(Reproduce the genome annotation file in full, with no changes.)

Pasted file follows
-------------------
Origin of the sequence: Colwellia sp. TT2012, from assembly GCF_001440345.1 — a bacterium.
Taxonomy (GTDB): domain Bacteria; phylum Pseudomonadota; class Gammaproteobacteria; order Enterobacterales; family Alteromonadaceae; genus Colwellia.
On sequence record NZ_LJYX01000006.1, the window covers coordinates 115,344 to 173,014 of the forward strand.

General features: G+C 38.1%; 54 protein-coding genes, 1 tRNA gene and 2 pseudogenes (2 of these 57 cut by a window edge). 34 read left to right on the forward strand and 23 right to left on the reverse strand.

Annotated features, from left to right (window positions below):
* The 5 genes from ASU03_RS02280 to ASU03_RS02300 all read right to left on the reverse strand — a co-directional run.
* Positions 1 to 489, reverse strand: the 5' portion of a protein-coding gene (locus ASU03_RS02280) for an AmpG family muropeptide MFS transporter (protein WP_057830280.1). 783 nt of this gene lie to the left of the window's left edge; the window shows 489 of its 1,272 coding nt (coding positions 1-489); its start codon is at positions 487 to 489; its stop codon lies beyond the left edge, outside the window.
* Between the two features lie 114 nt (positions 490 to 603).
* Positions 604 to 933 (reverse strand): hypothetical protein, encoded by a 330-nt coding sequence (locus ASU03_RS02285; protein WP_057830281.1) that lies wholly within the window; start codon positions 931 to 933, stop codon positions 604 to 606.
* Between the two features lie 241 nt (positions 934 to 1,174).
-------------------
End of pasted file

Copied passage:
Origin of the sequence: Colwellia sp. TT2012, from assembly GCF_001440345.1 — a bacterium.
Taxonomy (GTDB): domain Bacteria; phylum Pseudomonadota; class Gammaproteobacteria; order Enterobacterales; family Alteromonadaceae; genus Colwellia.
On sequence record NZ_LJYX01000006.1, the window covers coordinates 115,344 to 173,014 of the forward strand.

General features: G+C 38.1%; 54 protein-coding genes, 1 tRNA gene and 2 pseudogenes (2 of these 57 cut by a window edge). 34 read left to right on the forward strand and 23 right to left on the reverse strand.

Annotated features, from left to right (window positions below):
* The 5 genes from ASU03_RS02280 to ASU03_RS02300 all read right to left on the reverse strand — a co-directional run.
* Positions 1 to 489, reverse strand: the 5' portion of a protein-coding gene (locus ASU03_RS02280) for an AmpG family muropeptide MFS transporter (protein WP_057830280.1). 783 nt of this gene lie to the left of the window's left edge; the window shows 489 of its 1,272 coding nt (coding positions 1-489); its start codon is at positions 487 to 489; its stop codon lies beyond the left edge, outside the window.
* Between the two features lie 114 nt (positions 490 to 603).
* Positions 604 to 933 (reverse strand): hypothetical protein, encoded by a 330-nt coding sequence (locus ASU03_RS02285; protein WP_057830281.1) that lies wholly within the window; start codon positions 931 to 933, stop codon positions 604 to 606.
* Between the two features lie 241 nt (positions 934 to 1,174).